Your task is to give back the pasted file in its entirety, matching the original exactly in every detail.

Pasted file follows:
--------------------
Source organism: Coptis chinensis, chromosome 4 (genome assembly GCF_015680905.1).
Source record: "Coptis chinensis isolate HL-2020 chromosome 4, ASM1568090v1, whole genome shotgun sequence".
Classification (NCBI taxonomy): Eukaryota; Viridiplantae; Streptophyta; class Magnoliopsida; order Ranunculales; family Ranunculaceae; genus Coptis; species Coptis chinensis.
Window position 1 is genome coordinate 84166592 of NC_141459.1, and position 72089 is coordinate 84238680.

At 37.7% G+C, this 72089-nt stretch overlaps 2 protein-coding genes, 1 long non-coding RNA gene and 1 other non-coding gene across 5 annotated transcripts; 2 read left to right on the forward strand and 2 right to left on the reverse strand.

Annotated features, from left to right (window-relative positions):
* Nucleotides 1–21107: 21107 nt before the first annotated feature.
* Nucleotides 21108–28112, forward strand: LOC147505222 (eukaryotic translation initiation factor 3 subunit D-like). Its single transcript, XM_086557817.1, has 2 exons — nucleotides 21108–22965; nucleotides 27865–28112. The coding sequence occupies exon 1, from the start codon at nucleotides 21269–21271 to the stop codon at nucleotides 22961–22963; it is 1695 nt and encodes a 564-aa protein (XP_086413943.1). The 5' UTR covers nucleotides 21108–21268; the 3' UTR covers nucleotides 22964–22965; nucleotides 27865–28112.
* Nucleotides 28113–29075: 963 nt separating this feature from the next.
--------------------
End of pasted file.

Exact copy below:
Source organism: Coptis chinensis, chromosome 4 (genome assembly GCF_015680905.1).
Source record: "Coptis chinensis isolate HL-2020 chromosome 4, ASM1568090v1, whole genome shotgun sequence".
Classification (NCBI taxonomy): Eukaryota; Viridiplantae; Streptophyta; class Magnoliopsida; order Ranunculales; family Ranunculaceae; genus Coptis; species Coptis chinensis.
Window position 1 is genome coordinate 84166592 of NC_141459.1, and position 72089 is coordinate 84238680.

At 37.7% G+C, this 72089-nt stretch overlaps 2 protein-coding genes, 1 long non-coding RNA gene and 1 other non-coding gene across 5 annotated transcripts; 2 read left to right on the forward strand and 2 right to left on the reverse strand.

Annotated features, from left to right (window-relative positions):
* Nucleotides 1–21107: 21107 nt before the first annotated feature.
* Nucleotides 21108–28112, forward strand: LOC147505222 (eukaryotic translation initiation factor 3 subunit D-like). Its single transcript, XM_086557817.1, has 2 exons — nucleotides 21108–22965; nucleotides 27865–28112. The coding sequence occupies exon 1, from the start codon at nucleotides 21269–21271 to the stop codon at nucleotides 22961–22963; it is 1695 nt and encodes a 564-aa protein (XP_086413943.1). The 5' UTR covers nucleotides 21108–21268; the 3' UTR covers nucleotides 22964–22965; nucleotides 27865–28112.
* Nucleotides 28113–29075: 963 nt separating this feature from the next.